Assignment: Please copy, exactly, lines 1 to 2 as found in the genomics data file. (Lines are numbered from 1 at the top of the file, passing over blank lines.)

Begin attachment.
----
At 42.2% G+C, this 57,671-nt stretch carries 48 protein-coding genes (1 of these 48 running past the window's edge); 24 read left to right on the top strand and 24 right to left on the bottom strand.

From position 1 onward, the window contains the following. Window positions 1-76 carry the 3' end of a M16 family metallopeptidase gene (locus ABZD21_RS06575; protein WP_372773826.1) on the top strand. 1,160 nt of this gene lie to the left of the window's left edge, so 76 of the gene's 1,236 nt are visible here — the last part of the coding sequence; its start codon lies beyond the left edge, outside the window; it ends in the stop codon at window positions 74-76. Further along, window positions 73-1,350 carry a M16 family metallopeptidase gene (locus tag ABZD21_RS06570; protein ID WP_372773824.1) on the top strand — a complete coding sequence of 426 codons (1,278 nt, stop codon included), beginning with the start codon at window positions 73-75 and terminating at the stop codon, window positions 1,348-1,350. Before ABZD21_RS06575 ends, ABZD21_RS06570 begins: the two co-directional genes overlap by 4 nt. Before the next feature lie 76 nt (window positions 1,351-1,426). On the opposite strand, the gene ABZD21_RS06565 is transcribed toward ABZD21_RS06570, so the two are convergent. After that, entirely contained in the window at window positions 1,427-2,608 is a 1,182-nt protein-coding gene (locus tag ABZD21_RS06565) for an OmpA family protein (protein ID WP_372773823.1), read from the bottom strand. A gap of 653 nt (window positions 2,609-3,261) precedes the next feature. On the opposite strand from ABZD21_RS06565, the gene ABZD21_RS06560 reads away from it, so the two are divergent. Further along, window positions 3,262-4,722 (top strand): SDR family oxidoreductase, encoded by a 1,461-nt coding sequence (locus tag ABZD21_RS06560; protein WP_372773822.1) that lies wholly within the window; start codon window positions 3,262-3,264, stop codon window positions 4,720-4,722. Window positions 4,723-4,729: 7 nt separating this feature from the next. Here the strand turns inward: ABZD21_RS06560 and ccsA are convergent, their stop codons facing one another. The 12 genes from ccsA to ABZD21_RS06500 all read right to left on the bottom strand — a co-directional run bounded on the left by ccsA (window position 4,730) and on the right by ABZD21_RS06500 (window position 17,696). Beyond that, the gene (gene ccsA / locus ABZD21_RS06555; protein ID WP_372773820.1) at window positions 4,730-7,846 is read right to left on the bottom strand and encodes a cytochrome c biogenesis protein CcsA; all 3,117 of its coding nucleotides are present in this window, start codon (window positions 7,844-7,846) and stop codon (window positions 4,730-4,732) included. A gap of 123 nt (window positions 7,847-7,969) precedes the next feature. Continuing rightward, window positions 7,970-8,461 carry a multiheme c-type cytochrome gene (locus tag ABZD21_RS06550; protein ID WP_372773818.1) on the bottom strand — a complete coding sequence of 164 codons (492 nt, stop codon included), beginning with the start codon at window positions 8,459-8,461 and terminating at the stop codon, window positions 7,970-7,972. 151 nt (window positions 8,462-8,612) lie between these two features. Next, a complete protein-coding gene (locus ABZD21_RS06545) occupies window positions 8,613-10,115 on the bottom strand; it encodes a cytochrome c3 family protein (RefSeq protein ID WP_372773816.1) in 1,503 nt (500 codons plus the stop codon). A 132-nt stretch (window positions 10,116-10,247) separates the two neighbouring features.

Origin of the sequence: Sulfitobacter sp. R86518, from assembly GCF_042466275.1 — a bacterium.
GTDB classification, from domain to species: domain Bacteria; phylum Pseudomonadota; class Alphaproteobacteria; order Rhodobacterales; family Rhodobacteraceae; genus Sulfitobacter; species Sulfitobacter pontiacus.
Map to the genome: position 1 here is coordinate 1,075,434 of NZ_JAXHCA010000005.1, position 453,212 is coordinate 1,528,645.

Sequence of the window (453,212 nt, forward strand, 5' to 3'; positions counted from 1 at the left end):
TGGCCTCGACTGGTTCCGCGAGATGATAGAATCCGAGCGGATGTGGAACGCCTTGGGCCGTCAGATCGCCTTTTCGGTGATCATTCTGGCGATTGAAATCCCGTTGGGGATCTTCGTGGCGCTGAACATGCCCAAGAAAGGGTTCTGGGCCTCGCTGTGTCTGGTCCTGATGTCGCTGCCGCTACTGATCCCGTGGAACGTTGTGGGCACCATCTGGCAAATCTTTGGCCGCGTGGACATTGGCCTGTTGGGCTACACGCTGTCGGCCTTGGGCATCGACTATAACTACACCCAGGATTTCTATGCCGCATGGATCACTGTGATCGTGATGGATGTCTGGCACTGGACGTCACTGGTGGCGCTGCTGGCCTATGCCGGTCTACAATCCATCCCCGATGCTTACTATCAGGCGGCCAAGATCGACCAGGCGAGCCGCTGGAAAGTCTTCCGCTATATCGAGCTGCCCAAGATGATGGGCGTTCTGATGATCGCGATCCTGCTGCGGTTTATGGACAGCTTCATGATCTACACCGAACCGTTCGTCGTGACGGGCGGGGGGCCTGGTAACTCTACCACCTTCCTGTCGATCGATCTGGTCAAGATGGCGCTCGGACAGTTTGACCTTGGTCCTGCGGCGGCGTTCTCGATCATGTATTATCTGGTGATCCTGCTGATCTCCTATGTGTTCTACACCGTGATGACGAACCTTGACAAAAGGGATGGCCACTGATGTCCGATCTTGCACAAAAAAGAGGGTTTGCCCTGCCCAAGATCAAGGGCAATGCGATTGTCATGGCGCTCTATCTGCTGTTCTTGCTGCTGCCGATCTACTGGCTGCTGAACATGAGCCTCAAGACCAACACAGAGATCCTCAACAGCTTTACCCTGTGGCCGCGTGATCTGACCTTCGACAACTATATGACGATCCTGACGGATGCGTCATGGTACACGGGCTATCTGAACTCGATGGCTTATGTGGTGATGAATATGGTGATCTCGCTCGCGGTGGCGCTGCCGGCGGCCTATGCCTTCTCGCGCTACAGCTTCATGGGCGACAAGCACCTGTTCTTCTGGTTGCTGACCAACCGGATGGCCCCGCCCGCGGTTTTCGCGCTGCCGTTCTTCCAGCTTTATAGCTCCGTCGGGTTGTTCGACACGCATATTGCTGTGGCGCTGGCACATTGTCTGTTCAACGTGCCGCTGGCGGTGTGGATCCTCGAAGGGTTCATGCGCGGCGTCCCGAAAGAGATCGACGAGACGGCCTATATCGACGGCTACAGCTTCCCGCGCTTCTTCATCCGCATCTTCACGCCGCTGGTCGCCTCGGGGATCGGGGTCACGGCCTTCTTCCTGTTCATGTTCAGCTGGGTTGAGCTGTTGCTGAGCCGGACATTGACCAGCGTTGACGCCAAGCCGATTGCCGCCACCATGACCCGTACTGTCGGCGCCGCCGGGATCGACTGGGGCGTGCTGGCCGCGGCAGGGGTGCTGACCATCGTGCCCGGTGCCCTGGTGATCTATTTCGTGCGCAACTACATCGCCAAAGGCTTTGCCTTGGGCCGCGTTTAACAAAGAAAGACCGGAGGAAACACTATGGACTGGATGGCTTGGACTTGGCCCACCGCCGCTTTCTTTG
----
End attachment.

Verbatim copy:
At 42.2% G+C, this 57,671-nt stretch carries 48 protein-coding genes (1 of these 48 running past the window's edge); 24 read left to right on the top strand and 24 right to left on the bottom strand.

From position 1 onward, the window contains the following. Window positions 1-76 carry the 3' end of a M16 family metallopeptidase gene (locus ABZD21_RS06575; protein WP_372773826.1) on the top strand. 1,160 nt of this gene lie to the left of the window's left edge, so 76 of the gene's 1,236 nt are visible here — the last part of the coding sequence; its start codon lies beyond the left edge, outside the window; it ends in the stop codon at window positions 74-76. Further along, window positions 73-1,350 carry a M16 family metallopeptidase gene (locus tag ABZD21_RS06570; protein ID WP_372773824.1) on the top strand — a complete coding sequence of 426 codons (1,278 nt, stop codon included), beginning with the start codon at window positions 73-75 and terminating at the stop codon, window positions 1,348-1,350. Before ABZD21_RS06575 ends, ABZD21_RS06570 begins: the two co-directional genes overlap by 4 nt. Before the next feature lie 76 nt (window positions 1,351-1,426). On the opposite strand, the gene ABZD21_RS06565 is transcribed toward ABZD21_RS06570, so the two are convergent. After that, entirely contained in the window at window positions 1,427-2,608 is a 1,182-nt protein-coding gene (locus tag ABZD21_RS06565) for an OmpA family protein (protein ID WP_372773823.1), read from the bottom strand. A gap of 653 nt (window positions 2,609-3,261) precedes the next feature. On the opposite strand from ABZD21_RS06565, the gene ABZD21_RS06560 reads away from it, so the two are divergent. Further along, window positions 3,262-4,722 (top strand): SDR family oxidoreductase, encoded by a 1,461-nt coding sequence (locus tag ABZD21_RS06560; protein WP_372773822.1) that lies wholly within the window; start codon window positions 3,262-3,264, stop codon window positions 4,720-4,722. Window positions 4,723-4,729: 7 nt separating this feature from the next. Here the strand turns inward: ABZD21_RS06560 and ccsA are convergent, their stop codons facing one another. The 12 genes from ccsA to ABZD21_RS06500 all read right to left on the bottom strand — a co-directional run bounded on the left by ccsA (window position 4,730) and on the right by ABZD21_RS06500 (window position 17,696). Beyond that, the gene (gene ccsA / locus ABZD21_RS06555; protein ID WP_372773820.1) at window positions 4,730-7,846 is read right to left on the bottom strand and encodes a cytochrome c biogenesis protein CcsA; all 3,117 of its coding nucleotides are present in this window, start codon (window positions 7,844-7,846) and stop codon (window positions 4,730-4,732) included. A gap of 123 nt (window positions 7,847-7,969) precedes the next feature. Continuing rightward, window positions 7,970-8,461 carry a multiheme c-type cytochrome gene (locus tag ABZD21_RS06550; protein ID WP_372773818.1) on the bottom strand — a complete coding sequence of 164 codons (492 nt, stop codon included), beginning with the start codon at window positions 8,459-8,461 and terminating at the stop codon, window positions 7,970-7,972. 151 nt (window positions 8,462-8,612) lie between these two features. Next, a complete protein-coding gene (locus ABZD21_RS06545) occupies window positions 8,613-10,115 on the bottom strand; it encodes a cytochrome c3 family protein (RefSeq protein ID WP_372773816.1) in 1,503 nt (500 codons plus the stop codon). A 132-nt stretch (window positions 10,116-10,247) separates the two neighbouring features.